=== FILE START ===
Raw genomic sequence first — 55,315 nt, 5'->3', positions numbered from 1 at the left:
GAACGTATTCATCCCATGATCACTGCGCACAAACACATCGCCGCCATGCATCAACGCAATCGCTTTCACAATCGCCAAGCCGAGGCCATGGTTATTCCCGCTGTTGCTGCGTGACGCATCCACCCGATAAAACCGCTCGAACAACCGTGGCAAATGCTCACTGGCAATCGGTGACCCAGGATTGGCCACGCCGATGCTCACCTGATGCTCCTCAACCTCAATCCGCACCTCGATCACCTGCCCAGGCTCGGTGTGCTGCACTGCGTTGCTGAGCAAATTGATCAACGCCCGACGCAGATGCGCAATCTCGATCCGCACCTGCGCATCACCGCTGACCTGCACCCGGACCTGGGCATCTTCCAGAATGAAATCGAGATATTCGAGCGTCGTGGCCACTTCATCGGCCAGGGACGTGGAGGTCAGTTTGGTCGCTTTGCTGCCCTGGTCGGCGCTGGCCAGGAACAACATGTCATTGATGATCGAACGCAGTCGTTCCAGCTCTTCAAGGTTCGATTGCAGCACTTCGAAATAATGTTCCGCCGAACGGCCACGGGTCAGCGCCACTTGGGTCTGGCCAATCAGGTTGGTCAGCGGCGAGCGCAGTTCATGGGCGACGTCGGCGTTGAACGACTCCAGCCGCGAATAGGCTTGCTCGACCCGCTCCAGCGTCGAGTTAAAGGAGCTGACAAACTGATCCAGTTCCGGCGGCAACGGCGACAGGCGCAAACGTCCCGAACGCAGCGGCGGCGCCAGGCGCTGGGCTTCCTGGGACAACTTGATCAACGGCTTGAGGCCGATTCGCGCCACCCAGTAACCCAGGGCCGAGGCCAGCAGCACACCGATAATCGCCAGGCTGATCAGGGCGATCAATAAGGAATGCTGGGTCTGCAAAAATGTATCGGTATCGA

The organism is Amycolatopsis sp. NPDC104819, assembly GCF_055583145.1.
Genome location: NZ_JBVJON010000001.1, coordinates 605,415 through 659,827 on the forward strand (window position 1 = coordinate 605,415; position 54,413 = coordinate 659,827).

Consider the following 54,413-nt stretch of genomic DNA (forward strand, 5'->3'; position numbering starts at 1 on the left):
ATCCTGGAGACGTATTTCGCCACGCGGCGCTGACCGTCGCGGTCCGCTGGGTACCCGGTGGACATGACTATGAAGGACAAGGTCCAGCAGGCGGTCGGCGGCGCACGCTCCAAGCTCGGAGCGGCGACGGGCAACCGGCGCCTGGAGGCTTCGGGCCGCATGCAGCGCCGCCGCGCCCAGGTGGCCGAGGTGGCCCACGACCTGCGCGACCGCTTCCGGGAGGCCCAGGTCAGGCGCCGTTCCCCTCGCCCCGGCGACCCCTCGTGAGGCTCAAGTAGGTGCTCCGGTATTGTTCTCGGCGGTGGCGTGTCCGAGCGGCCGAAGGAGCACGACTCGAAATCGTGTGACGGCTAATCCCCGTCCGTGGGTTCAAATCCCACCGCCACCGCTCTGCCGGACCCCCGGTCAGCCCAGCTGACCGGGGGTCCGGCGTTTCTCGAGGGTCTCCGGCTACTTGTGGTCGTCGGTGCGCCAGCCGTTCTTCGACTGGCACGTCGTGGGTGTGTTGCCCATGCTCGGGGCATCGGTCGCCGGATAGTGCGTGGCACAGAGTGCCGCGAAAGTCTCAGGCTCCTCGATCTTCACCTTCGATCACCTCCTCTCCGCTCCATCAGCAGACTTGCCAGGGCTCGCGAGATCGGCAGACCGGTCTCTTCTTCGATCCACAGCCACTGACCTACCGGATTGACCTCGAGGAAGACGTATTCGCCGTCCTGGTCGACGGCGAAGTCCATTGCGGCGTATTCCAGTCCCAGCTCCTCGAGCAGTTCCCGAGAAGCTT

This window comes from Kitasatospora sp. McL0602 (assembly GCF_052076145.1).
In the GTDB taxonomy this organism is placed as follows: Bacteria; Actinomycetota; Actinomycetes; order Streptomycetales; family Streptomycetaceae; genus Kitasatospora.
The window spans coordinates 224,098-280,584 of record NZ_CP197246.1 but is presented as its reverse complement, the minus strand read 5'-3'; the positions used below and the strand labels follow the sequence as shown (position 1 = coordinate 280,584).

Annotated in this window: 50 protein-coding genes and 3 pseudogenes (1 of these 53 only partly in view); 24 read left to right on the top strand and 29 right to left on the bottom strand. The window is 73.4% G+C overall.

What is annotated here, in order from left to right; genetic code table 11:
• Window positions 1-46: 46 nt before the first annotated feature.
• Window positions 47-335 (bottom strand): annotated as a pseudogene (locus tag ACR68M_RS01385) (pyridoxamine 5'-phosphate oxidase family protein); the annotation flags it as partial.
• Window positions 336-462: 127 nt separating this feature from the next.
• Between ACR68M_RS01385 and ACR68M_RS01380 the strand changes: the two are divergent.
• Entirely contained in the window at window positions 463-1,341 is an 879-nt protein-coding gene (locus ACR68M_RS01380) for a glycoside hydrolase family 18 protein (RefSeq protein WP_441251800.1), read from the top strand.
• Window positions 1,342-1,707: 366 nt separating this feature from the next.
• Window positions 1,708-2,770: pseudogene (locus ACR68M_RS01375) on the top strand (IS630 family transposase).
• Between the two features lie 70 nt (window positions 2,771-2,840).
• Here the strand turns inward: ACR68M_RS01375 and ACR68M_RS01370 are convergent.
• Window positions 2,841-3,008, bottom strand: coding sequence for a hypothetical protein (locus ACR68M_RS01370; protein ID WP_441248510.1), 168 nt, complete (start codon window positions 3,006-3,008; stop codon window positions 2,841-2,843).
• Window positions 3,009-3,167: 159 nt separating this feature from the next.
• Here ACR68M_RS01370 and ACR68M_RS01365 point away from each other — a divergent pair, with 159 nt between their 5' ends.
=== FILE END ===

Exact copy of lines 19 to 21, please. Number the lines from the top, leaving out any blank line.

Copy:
• Between the two features lie 70 nt (window positions 2,771-2,840).
• Here the strand turns inward: ACR68M_RS01375 and ACR68M_RS01370 are convergent.
• Window positions 2,841-3,008, bottom strand: coding sequence for a hypothetical protein (locus ACR68M_RS01370; protein ID WP_441248510.1), 168 nt, complete (start codon window positions 3,006-3,008; stop codon window positions 2,841-2,843).